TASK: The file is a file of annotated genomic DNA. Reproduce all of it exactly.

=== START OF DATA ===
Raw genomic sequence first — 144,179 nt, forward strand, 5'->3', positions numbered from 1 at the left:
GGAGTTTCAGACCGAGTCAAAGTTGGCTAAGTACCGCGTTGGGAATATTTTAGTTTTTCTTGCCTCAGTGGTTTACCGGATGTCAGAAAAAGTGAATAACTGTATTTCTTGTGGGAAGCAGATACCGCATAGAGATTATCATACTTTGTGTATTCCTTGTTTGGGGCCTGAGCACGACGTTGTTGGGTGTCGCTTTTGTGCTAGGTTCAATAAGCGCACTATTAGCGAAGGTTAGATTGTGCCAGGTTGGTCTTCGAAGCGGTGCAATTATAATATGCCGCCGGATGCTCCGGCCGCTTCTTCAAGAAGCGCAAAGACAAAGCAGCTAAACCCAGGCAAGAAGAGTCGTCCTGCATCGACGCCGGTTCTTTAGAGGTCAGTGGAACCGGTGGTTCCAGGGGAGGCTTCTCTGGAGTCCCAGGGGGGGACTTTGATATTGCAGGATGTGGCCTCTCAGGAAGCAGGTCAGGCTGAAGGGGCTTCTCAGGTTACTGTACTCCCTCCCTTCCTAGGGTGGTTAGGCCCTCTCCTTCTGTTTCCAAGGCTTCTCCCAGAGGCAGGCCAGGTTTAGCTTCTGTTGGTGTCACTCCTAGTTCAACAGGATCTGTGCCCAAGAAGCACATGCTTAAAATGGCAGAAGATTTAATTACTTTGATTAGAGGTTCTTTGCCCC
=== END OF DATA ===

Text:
Raw genomic sequence first — 144,179 nt, forward strand, 5'->3', positions numbered from 1 at the left:
GGAGTTTCAGACCGAGTCAAAGTTGGCTAAGTACCGCGTTGGGAATATTTTAGTTTTTCTTGCCTCAGTGGTTTACCGGATGTCAGAAAAAGTGAATAACTGTATTTCTTGTGGGAAGCAGATACCGCATAGAGATTATCATACTTTGTGTATTCCTTGTTTGGGGCCTGAGCACGACGTTGTTGGGTGTCGCTTTTGTGCTAGGTTCAATAAGCGCACTATTAGCGAAGGTTAGATTGTGCCAGGTTGGTCTTCGAAGCGGTGCAATTATAATATGCCGCCGGATGCTCCGGCCGCTTCTTCAAGAAGCGCAAAGACAAAGCAGCTAAACCCAGGCAAGAAGAGTCGTCCTGCATCGACGCCGGTTCTTTAGAGGTCAGTGGAACCGGTGGTTCCAGGGGAGGCTTCTCTGGAGTCCCAGGGGGGGACTTTGATATTGCAGGATGTGGCCTCTCAGGAAGCAGGTCAGGCTGAAGGGGCTTCTCAGGTTACTGTACTCCCTCCCTTCCTAGGGTGGTTAGGCCCTCTCCTTCTGTTTCCAAGGCTTCTCCCAGAGGCAGGCCAGGTTTAGCTTCTGTTGGTGTCACTCCTAGTTCAACAGGATCTGTGCCCAAGAAGCACATGCTTAAAATGGCAGAAGATTTAATTACTTTGATTAGAGGTTCTTTGCCCC